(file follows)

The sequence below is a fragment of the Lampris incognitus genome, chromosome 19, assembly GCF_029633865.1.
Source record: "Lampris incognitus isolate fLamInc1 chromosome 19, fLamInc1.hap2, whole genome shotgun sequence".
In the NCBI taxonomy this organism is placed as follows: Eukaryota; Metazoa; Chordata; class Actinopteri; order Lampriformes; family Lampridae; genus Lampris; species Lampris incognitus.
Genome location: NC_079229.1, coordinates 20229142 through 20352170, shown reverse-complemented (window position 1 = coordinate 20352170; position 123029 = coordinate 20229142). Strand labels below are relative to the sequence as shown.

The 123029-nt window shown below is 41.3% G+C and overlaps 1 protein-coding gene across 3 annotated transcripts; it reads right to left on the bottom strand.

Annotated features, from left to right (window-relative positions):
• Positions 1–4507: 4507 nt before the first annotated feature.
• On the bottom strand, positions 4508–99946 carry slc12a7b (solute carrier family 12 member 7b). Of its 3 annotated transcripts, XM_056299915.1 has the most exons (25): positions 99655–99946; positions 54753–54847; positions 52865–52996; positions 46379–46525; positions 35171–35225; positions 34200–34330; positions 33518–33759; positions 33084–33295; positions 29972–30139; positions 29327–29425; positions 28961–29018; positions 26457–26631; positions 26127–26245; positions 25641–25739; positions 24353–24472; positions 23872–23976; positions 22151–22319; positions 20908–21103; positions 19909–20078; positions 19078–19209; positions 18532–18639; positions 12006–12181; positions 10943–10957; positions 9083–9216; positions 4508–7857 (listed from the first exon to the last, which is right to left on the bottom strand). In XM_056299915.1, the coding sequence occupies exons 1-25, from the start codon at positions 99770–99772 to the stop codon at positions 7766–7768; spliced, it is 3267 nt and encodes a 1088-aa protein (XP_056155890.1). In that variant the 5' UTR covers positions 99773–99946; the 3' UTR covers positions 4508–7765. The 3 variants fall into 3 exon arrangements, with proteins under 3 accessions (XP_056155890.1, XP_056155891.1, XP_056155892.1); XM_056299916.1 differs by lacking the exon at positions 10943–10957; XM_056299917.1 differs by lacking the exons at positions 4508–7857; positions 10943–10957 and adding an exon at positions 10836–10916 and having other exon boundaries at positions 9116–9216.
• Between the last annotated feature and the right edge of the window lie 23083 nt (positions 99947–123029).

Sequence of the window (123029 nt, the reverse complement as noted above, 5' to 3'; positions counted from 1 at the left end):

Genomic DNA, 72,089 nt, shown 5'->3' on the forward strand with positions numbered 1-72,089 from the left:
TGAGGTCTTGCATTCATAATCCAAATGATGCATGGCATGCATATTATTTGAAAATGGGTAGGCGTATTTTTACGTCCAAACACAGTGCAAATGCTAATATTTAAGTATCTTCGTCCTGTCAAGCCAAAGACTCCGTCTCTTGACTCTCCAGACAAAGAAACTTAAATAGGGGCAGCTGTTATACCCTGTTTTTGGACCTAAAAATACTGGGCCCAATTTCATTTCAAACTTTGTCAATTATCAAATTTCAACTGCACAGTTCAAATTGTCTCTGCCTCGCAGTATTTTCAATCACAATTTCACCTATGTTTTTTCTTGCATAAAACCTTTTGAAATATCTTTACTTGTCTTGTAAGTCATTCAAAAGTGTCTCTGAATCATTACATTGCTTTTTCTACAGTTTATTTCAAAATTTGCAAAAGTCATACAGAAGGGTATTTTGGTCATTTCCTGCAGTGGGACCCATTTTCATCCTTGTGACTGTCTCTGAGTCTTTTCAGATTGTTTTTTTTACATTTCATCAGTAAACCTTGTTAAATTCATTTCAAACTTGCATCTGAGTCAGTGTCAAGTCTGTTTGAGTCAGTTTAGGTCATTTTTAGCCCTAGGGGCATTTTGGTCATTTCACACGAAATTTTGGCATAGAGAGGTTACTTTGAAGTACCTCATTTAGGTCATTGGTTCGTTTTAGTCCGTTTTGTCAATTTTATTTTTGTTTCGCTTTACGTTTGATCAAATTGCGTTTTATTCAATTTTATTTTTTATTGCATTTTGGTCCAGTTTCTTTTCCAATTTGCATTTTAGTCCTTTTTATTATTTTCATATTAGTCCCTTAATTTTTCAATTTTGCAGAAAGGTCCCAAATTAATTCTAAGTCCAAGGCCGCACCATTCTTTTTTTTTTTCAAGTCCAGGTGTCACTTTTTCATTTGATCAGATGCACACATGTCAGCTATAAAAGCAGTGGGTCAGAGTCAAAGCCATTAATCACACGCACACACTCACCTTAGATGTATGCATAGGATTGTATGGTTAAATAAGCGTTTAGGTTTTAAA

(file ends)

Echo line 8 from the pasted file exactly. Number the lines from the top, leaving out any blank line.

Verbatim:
• On the bottom strand, positions 4508–99946 carry slc12a7b (solute carrier family 12 member 7b). Of its 3 annotated transcripts, XM_056299915.1 has the most exons (25): positions 99655–99946; positions 54753–54847; positions 52865–52996; positions 46379–46525; positions 35171–35225; positions 34200–34330; positions 33518–33759; positions 33084–33295; positions 29972–30139; positions 29327–29425; positions 28961–29018; positions 26457–26631; positions 26127–26245; positions 25641–25739; positions 24353–24472; positions 23872–23976; positions 22151–22319; positions 20908–21103; positions 19909–20078; positions 19078–19209; positions 18532–18639; positions 12006–12181; positions 10943–10957; positions 9083–9216; positions 4508–7857 (listed from the first exon to the last, which is right to left on the bottom strand). In XM_056299915.1, the coding sequence occupies exons 1-25, from the start codon at positions 99770–99772 to the stop codon at positions 7766–7768; spliced, it is 3267 nt and encodes a 1088-aa protein (XP_056155890.1). In that variant the 5' UTR covers positions 99773–99946; the 3' UTR covers positions 4508–7765. The 3 variants fall into 3 exon arrangements, with proteins under 3 accessions (XP_056155890.1, XP_056155891.1, XP_056155892.1); XM_056299916.1 differs by lacking the exon at positions 10943–10957; XM_056299917.1 differs by lacking the exons at positions 4508–7857; positions 10943–10957 and adding an exon at positions 10836–10916 and having other exon boundaries at positions 9116–9216.